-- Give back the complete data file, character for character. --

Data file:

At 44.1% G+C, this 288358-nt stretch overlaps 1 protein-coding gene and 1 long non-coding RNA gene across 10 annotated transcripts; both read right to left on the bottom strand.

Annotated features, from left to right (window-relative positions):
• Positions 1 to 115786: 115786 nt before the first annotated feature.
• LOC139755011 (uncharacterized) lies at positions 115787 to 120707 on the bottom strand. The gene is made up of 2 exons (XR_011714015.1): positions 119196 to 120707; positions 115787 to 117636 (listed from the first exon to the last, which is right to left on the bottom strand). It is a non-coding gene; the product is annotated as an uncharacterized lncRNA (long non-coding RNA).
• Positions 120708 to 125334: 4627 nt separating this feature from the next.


At 44.1% G+C, this 288358-nt stretch overlaps 1 protein-coding gene and 1 long non-coding RNA gene across 10 annotated transcripts; both read right to left on the bottom strand.

Annotated features, from left to right (window-relative positions):
• Positions 1 to 115786: 115786 nt before the first annotated feature.
• LOC139755011 (uncharacterized) lies at positions 115787 to 120707 on the bottom strand. The gene is made up of 2 exons (XR_011714015.1): positions 119196 to 120707; positions 115787 to 117636 (listed from the first exon to the last, which is right to left on the bottom strand). It is a non-coding gene; the product is annotated as an uncharacterized lncRNA (long non-coding RNA).
• Positions 120708 to 125334: 4627 nt separating this feature from the next.